Another interesting example from this group is Virginie Demont-Breton’s The Tormented (1905; fig. 19), a tragic image of fishermen’s wives receiving the dead bodies of husbands drowned at sea. The artist was the daughter of Jules Breton; she was trained by him and her work is similar to her father’s in style, though perhaps more painterly. However, she staked out her own territory in the field of rural genre by specializing in scenes of the lives of poor women on the Brittany coast, a subject her father treated only occasionally.[4] Once again, such women clearly had better opportunities for training, and this one at least did find a way to develop some degree of individuality. Moreover, she, too, was acutely aware of the plight of the woman artist. As Bolloch reveals in her catalogue essay, Demont-Breton wrote an essay, “La Femme dans l’art,” in which she declared, “‘When we say of a work of art’ that it is by a woman, ‘we understand, it’s a weak painting or a pretty sculpture.’ And when we judge a serious work that emanates from a woman’s brain and hands, we say, ‘It’s painted or sculpted like it came from a man’ . . . there is an initial bias against women’s art” (264).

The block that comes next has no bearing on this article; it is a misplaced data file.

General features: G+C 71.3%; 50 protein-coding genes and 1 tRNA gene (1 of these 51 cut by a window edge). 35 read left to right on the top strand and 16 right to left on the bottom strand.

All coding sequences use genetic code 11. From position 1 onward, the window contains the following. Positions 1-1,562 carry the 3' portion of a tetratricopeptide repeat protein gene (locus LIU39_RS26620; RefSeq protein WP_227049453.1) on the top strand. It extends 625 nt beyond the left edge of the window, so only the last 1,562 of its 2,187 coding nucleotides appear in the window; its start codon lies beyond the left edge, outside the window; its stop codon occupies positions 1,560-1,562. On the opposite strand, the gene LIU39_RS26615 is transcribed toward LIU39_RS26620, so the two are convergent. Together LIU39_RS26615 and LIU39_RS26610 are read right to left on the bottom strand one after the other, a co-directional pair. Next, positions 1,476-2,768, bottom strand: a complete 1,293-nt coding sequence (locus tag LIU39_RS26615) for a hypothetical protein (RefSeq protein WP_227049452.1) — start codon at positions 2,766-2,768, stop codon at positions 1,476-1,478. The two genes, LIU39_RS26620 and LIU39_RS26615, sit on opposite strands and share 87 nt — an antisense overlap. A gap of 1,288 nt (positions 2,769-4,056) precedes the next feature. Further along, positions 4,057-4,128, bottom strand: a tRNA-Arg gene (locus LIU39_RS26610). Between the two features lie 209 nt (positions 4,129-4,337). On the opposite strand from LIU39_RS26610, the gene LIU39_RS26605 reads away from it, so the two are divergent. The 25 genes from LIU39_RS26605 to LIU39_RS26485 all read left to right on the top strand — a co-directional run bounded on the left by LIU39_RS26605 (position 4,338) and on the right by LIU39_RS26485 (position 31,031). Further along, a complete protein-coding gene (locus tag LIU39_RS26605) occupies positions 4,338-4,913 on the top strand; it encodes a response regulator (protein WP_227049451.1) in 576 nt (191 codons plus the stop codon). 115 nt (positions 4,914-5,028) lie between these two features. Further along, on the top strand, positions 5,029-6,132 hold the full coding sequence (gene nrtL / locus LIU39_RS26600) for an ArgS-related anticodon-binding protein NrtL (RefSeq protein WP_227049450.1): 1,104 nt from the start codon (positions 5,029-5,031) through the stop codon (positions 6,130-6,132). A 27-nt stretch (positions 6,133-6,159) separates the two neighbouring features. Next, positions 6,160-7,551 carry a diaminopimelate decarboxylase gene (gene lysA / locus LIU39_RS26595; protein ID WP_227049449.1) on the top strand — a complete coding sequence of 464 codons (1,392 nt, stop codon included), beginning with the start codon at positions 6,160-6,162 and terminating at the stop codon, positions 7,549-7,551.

There are a number of significant messages that can be gleaned from this exhibition. Among them is the impressive quality of the work of many women artists of this era, several of whom have not been written into the history of nineteenth-century art. One of the leitmotifs of the show is that women artists were the equals of their male counterparts in all areas—subjects, styles, conventional or progressive approaches, hence perhaps the curator’s decision to downplay women’s traditional specialties—flower painting/still life and to a lesser extent, portraiture (20). One might question this decision, as examples of works in these categories would have illuminated an important aspect of women’s artistic output, and brought even more paintings of high quality into the show while challenging the traditional hierarchies of subject matter. Clearly, however, the show makes the point that women participated in all the major stylistic and thematic currents of the day, ranging from academic Realism to avant-garde Impressionism and Symbolism, and more frequently to compromise approaches that modified academic Realism by adopting a looser “impressionistic” brushstroke. Another leitmotif, conveyed especially in the textual accompaniments to the paintings, is that women artists struggled for opportunities to study and make art, and for recognition.